Bonus celebrity first pitch: another Astros alum drops by Minute Maid Park next week.
Exactly 10 years ago, rumblings of a possible Major League Baseball players strike were prevalent in every city, as fans braced themselves for what looked to be an inevitable shutdown. The disputed topics centered around the predictable (money), the hot-button (steroid testing) and the absurd (the owner of the Minnesota Twins thinking he could actually get away with doing away with his team).
Unlike 1994, when the union and the owners were so far apart and negotiations were so contentious that a strike was inevitable, this time, in 2002, players were overwhelmingly against a shutdown (although they’ll probably deny it to this day). This was a different time than in ’94: not even a year had passed since the tragic events on Sept. 11, 2001, the economy was in the proverbial toilet, a war was brewing and people were, in general, frazzled.
Many players voiced a similar sentiment: “If we strike now, we’re done. The fans aren’t coming back.”
The Astros were, at that time, contenders every year. They had won the division in 2001 and were talented enough in ’02 to remain competitive and take the division race down to the wire. There were plenty of young players on that team, but there was a strong veteran presence as well. Many of those veteran players were against a union strike. They wanted to keep playing, realizing the number of years remaining for them to get to the postseason, and win the World Series, were dwindling.
Jeff Bagwell, in particular, was one of those players. He had a few years remaining on his contract, but recent shoulder surgery made his future, and his longevity in the game, a lot less certain. He had already begun the process of passing the leadership baton to the next generation. “Our time is getting shorter,” he said. “This is Richard and Lance’s team now.”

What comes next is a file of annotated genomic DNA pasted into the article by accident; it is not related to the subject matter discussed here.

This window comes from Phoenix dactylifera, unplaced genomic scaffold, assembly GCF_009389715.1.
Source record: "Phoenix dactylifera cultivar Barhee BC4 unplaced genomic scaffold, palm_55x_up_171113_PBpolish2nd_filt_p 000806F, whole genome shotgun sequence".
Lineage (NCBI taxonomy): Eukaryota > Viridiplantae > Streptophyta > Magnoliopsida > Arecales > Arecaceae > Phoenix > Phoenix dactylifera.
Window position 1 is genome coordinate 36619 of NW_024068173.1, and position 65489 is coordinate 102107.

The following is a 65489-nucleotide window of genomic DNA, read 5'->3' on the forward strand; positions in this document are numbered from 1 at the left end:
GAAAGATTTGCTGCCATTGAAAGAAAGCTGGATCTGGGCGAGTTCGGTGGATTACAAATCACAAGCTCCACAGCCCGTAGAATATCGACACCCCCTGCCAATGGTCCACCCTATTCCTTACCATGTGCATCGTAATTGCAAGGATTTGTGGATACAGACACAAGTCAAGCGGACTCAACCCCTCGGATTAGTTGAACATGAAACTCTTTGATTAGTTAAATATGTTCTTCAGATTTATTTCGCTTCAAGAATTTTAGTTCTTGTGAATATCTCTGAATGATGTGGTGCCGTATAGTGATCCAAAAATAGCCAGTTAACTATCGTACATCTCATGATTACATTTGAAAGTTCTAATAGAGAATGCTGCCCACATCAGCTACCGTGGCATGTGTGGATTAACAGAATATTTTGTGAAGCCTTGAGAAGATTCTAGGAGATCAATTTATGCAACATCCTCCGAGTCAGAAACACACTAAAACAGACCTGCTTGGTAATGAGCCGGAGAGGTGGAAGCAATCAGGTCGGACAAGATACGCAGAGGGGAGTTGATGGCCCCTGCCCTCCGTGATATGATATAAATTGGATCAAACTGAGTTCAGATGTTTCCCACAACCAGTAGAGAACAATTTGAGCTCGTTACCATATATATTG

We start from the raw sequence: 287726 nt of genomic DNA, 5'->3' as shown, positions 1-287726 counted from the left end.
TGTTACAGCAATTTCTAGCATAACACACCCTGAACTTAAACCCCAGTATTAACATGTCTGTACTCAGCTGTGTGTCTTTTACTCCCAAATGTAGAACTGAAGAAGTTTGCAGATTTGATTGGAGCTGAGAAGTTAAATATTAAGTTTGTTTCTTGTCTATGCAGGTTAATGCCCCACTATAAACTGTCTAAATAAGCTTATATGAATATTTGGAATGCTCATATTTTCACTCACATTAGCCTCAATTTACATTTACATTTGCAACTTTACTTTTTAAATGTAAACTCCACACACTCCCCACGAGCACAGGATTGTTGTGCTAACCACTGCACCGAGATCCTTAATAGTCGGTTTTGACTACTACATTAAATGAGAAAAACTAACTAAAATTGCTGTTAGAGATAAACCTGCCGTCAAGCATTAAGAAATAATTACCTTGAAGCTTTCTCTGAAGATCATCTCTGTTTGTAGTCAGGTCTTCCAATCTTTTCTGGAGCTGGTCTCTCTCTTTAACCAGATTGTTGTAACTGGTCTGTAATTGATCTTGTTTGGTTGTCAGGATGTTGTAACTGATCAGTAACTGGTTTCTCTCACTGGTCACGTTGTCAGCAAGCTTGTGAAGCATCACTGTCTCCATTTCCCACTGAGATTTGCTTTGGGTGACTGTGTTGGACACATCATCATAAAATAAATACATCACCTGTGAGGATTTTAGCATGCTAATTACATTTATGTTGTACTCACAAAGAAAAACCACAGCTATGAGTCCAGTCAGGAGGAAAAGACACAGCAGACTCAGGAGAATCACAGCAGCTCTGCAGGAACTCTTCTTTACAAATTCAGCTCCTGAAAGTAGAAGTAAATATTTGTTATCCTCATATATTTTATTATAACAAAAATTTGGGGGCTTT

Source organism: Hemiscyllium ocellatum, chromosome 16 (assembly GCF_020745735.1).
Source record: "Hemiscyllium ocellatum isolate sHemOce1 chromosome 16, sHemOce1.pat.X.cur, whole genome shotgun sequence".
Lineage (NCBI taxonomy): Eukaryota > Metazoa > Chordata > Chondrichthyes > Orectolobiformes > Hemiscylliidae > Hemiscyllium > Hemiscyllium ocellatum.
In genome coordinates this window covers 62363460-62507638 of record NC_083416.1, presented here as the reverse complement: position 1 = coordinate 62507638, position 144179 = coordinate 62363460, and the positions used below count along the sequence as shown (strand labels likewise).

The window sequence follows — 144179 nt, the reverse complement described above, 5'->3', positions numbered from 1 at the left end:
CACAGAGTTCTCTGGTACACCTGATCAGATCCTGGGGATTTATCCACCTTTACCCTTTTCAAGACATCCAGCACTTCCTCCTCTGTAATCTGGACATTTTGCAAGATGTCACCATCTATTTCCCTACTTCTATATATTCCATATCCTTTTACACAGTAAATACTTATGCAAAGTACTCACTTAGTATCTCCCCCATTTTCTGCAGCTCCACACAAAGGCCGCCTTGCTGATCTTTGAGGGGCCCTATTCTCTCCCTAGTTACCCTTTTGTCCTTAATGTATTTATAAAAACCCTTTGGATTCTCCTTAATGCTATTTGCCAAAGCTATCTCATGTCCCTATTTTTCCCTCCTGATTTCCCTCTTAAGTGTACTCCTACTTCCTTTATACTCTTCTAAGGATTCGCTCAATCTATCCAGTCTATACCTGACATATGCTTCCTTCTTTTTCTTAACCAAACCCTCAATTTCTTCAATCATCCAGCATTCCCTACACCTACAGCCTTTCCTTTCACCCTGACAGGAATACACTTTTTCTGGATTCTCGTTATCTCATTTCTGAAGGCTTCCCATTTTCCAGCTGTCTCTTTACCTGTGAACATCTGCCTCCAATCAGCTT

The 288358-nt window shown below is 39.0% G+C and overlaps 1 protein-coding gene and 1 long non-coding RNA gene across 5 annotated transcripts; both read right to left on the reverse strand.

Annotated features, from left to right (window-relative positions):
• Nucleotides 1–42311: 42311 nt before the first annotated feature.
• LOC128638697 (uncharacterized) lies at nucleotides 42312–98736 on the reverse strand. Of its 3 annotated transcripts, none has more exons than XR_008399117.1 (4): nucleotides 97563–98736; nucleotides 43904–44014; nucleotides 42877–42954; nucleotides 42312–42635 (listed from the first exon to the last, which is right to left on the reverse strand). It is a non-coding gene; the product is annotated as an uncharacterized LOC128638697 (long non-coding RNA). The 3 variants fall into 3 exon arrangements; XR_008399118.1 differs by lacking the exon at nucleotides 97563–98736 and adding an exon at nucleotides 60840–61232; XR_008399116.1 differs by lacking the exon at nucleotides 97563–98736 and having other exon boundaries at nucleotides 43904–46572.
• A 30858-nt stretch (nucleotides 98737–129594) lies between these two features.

By “Richard” and “Lance,” Bagwell was referring to Richard Hidalgo and Lance Berkman, two rising young stars who were drafted and developed by the Astros and considered to be the future of the organization. Bagwell and Craig Biggio mentioned, often, that the team was in very good hands because of those two players.
Hidalgo’s career, obviously, didn’t pan out the way Berkman’s has. Nonetheless, “Doggie” was a popular figure in Houston back then. He debuted with the team when it was still playing in the Astrodome, and he holds the distinction of scoring the first Astros run at the new downtown ballpark, via the first Astros home run hit in ballpark history.
Hidalgo will be in Houston when the next homestand begins, sparking an impromptu special edition Alumni First Pitch. On Monday, April 30, Hidalgo will throw out the ceremonial first pitch prior to the Astros-Mets game (coincidentally, the Astros traded Hidalgo to the Mets in the middle of 2004). Instead of “Flashback Friday,” we’ll call this one “Memory Monday.”
Can’t wait to see “Doggie” again. Woof!